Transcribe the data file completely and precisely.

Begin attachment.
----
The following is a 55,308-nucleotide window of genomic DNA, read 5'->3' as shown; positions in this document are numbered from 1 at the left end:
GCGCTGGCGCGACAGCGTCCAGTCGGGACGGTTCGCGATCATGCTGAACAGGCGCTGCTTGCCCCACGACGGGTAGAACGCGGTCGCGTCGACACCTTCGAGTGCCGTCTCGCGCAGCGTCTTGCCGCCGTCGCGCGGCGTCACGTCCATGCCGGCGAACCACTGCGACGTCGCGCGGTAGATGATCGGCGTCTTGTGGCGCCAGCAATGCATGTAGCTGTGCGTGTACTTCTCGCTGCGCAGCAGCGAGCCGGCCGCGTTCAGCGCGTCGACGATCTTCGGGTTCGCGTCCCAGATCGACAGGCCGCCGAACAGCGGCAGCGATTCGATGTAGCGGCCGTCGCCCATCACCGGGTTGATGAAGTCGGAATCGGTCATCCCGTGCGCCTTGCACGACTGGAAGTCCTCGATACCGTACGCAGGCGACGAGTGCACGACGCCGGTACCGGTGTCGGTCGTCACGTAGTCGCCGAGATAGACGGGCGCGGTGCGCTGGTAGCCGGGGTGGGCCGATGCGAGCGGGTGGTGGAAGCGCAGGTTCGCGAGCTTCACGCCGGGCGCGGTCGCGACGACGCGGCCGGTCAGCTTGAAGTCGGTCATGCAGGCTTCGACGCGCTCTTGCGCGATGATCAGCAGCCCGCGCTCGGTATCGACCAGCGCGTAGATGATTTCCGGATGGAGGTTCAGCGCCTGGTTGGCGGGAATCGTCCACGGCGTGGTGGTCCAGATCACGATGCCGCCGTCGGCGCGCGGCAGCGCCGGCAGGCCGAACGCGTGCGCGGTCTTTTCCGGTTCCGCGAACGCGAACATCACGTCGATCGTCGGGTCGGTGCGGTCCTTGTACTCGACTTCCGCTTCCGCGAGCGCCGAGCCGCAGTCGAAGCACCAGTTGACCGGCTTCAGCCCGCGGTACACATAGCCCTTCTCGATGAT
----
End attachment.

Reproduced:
The following is a 55,308-nucleotide window of genomic DNA, read 5'->3' as shown; positions in this document are numbered from 1 at the left end:
GCGCTGGCGCGACAGCGTCCAGTCGGGACGGTTCGCGATCATGCTGAACAGGCGCTGCTTGCCCCACGACGGGTAGAACGCGGTCGCGTCGACACCTTCGAGTGCCGTCTCGCGCAGCGTCTTGCCGCCGTCGCGCGGCGTCACGTCCATGCCGGCGAACCACTGCGACGTCGCGCGGTAGATGATCGGCGTCTTGTGGCGCCAGCAATGCATGTAGCTGTGCGTGTACTTCTCGCTGCGCAGCAGCGAGCCGGCCGCGTTCAGCGCGTCGACGATCTTCGGGTTCGCGTCCCAGATCGACAGGCCGCCGAACAGCGGCAGCGATTCGATGTAGCGGCCGTCGCCCATCACCGGGTTGATGAAGTCGGAATCGGTCATCCCGTGCGCCTTGCACGACTGGAAGTCCTCGATACCGTACGCAGGCGACGAGTGCACGACGCCGGTACCGGTGTCGGTCGTCACGTAGTCGCCGAGATAGACGGGCGCGGTGCGCTGGTAGCCGGGGTGGGCCGATGCGAGCGGGTGGTGGAAGCGCAGGTTCGCGAGCTTCACGCCGGGCGCGGTCGCGACGACGCGGCCGGTCAGCTTGAAGTCGGTCATGCAGGCTTCGACGCGCTCTTGCGCGATGATCAGCAGCCCGCGCTCGGTATCGACCAGCGCGTAGATGATTTCCGGATGGAGGTTCAGCGCCTGGTTGGCGGGAATCGTCCACGGCGTGGTGGTCCAGATCACGATGCCGCCGTCGGCGCGCGGCAGCGCCGGCAGGCCGAACGCGTGCGCGGTCTTTTCCGGTTCCGCGAACGCGAACATCACGTCGATCGTCGGGTCGGTGCGGTCCTTGTACTCGACTTCCGCTTCCGCGAGCGCCGAGCCGCAGTCGAAGCACCAGTTGACCGGCTTCAGCCCGCGGTACACATAGCCCTTCTCGATGAT